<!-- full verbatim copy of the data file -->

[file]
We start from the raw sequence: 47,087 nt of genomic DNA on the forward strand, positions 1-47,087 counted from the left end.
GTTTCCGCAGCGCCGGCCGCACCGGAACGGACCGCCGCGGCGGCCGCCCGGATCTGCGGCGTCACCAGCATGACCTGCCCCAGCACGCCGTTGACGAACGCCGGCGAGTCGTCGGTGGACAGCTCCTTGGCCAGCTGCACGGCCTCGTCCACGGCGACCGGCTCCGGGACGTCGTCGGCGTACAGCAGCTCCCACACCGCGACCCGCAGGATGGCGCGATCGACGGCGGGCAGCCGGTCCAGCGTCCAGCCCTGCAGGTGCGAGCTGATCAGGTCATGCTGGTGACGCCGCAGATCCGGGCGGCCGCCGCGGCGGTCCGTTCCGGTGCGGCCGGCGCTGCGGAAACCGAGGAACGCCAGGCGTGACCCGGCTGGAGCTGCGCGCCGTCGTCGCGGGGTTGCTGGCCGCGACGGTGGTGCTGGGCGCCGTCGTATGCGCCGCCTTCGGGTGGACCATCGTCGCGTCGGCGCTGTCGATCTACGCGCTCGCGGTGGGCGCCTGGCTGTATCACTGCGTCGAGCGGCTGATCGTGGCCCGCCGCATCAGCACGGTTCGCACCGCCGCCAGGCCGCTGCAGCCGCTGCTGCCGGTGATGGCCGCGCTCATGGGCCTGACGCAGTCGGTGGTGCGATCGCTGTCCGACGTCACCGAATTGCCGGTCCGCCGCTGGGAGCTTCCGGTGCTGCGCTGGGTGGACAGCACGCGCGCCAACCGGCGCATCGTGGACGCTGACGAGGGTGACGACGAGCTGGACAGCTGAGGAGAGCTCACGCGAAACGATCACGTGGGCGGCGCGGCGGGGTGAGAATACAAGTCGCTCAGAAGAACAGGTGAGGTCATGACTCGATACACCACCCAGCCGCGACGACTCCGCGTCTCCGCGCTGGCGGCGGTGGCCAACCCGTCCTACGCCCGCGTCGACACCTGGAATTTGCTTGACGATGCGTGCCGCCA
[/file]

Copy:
We start from the raw sequence: 47,087 nt of genomic DNA on the forward strand, positions 1-47,087 counted from the left end.
GTTTCCGCAGCGCCGGCCGCACCGGAACGGACCGCCGCGGCGGCCGCCCGGATCTGCGGCGTCACCAGCATGACCTGCCCCAGCACGCCGTTGACGAACGCCGGCGAGTCGTCGGTGGACAGCTCCTTGGCCAGCTGCACGGCCTCGTCCACGGCGACCGGCTCCGGGACGTCGTCGGCGTACAGCAGCTCCCACACCGCGACCCGCAGGATGGCGCGATCGACGGCGGGCAGCCGGTCCAGCGTCCAGCCCTGCAGGTGCGAGCTGATCAGGTCATGCTGGTGACGCCGCAGATCCGGGCGGCCGCCGCGGCGGTCCGTTCCGGTGCGGCCGGCGCTGCGGAAACCGAGGAACGCCAGGCGTGACCCGGCTGGAGCTGCGCGCCGTCGTCGCGGGGTTGCTGGCCGCGACGGTGGTGCTGGGCGCCGTCGTATGCGCCGCCTTCGGGTGGACCATCGTCGCGTCGGCGCTGTCGATCTACGCGCTCGCGGTGGGCGCCTGGCTGTATCACTGCGTCGAGCGGCTGATCGTGGCCCGCCGCATCAGCACGGTTCGCACCGCCGCCAGGCCGCTGCAGCCGCTGCTGCCGGTGATGGCCGCGCTCATGGGCCTGACGCAGTCGGTGGTGCGATCGCTGTCCGACGTCACCGAATTGCCGGTCCGCCGCTGGGAGCTTCCGGTGCTGCGCTGGGTGGACAGCACGCGCGCCAACCGGCGCATCGTGGACGCTGACGAGGGTGACGACGAGCTGGACAGCTGAGGAGAGCTCACGCGAAACGATCACGTGGGCGGCGCGGCGGGGTGAGAATACAAGTCGCTCAGAAGAACAGGTGAGGTCATGACTCGATACACCACCCAGCCGCGACGACTCCGCGTCTCCGCGCTGGCGGCGGTGGCCAACCCGTCCTACGCCCGCGTCGACACCTGGAATTTGCTTGACGATGCGTGCCGCCA